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The Art of Lucy May Stanton

May 25 -July 21, 2002

 

The work of the well-traveled and well-educated Lucy May Stanton returns home to Athens, Georgia, and the Georgia Museum of Art for a stunning retrospective of this artist's career when The Art of Lucy May Stanton opens on May 25, 2002. (left: Self portrait, reading, n.d., oil on canvas, 46 x 32 inches, Collection of Frances Forbes Heyn)

A native of Atlanta, Stanton (1876-1931), remembered for her broadly painted miniature watercolor portraits on ivory, was a proficient painter of large scale figurative works, still-lifes, and landscapes. Few Georgia artists rival the national stature she achieved. Her works are represented in the permanent collections of the Metropolitan Museum of Art, the Museum of Fine Arts in Boston, the National Portrait Gallery, and the Philadelphia Museum of Art. A highly acclaimed painter, Stanton received the blue ribbon for a miniature entitled Mother and Child at the 1906 Salon de la Société Nationale des Beaux Arts in Paris, France, and a prestigious award from the National Association of Women Painters and Sculptors in this country, and many other honors during her career.

During the course of her life Lucy May Stanton lived in Boston, Ogunquit on the Maine seacoast, Nantucket, Los Angeles, Paris, New Orleans, and for a while in tiny Andrews, North Carolina, where she gave up her cosmopolitan ways to live in a one-room cabin. The last six years of her life were spent in Athens.

Like so many of her contemporaries, she traveled to Paris to study in private art academies and with painters such as Lucien Simon and Augustus Koopman. But, unlike other women artists of the early 20th century who mainly concentrated their efforts on a known and privileged environment, she was drawn to the familiar, such as the everyday lives of African Americans. Working in the Deep South, Stanton was among the first artists to represent black subjects without sentimentality or prejudice. (right: Aunt Lou, 1931, watercolor on ivory, n.s., Collection of the artist's family)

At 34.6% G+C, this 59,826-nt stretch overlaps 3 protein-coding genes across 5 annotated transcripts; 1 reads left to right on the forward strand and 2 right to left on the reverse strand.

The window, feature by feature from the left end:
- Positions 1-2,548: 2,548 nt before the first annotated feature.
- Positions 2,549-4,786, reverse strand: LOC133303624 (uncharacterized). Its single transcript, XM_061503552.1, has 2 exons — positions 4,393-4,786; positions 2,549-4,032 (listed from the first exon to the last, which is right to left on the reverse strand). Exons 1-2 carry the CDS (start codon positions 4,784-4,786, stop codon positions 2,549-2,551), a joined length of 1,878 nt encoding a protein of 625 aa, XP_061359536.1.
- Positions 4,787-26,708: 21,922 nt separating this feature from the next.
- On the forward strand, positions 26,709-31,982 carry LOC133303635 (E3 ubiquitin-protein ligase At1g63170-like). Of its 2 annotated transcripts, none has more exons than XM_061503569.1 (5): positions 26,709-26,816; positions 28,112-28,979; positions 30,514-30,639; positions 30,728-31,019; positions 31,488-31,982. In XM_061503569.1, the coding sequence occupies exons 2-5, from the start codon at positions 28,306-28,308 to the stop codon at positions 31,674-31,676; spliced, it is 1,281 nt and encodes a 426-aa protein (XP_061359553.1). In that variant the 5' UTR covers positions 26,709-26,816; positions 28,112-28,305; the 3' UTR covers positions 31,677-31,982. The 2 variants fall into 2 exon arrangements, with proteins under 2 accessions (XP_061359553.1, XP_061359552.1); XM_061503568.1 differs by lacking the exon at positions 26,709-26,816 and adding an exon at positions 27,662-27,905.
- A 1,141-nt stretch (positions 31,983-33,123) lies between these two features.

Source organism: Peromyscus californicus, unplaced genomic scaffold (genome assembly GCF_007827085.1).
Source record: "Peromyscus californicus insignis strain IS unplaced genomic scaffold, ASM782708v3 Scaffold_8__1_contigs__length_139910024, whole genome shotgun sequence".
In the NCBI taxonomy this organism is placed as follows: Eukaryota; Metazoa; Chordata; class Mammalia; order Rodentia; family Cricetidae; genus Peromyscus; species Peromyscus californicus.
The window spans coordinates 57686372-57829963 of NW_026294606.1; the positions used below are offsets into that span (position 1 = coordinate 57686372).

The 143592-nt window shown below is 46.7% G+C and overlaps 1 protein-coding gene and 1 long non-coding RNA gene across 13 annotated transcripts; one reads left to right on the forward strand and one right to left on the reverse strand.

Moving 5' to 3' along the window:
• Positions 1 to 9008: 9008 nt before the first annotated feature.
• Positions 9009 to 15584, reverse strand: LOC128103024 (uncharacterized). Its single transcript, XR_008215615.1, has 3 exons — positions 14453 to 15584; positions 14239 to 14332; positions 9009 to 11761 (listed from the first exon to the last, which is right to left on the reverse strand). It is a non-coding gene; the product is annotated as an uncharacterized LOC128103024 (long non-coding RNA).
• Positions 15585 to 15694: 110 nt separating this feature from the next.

Betty Alice Fowler, curator of the exhibition, aside from extensive field research in Boston and New Orleans, spent weeks in the Hargrett Rare Book and Manuscript Library at the University of Georgia where the Lucy May Stanton papers are on file. A catalogue of the exhibition, with a biographical essay by Ms. Fowler, will be published later in 2002. Ms. Fowler has assembled 60 works from around the country, some belonging to the artist's family, others coming from major institutions, several from the collection of the Georgia Museum of Art, and yet others from the extensive collection of Stanton's works at Emery University.

The Art of Lucy May Stanton will be on view in the Lamar Dodd Gallery.

 

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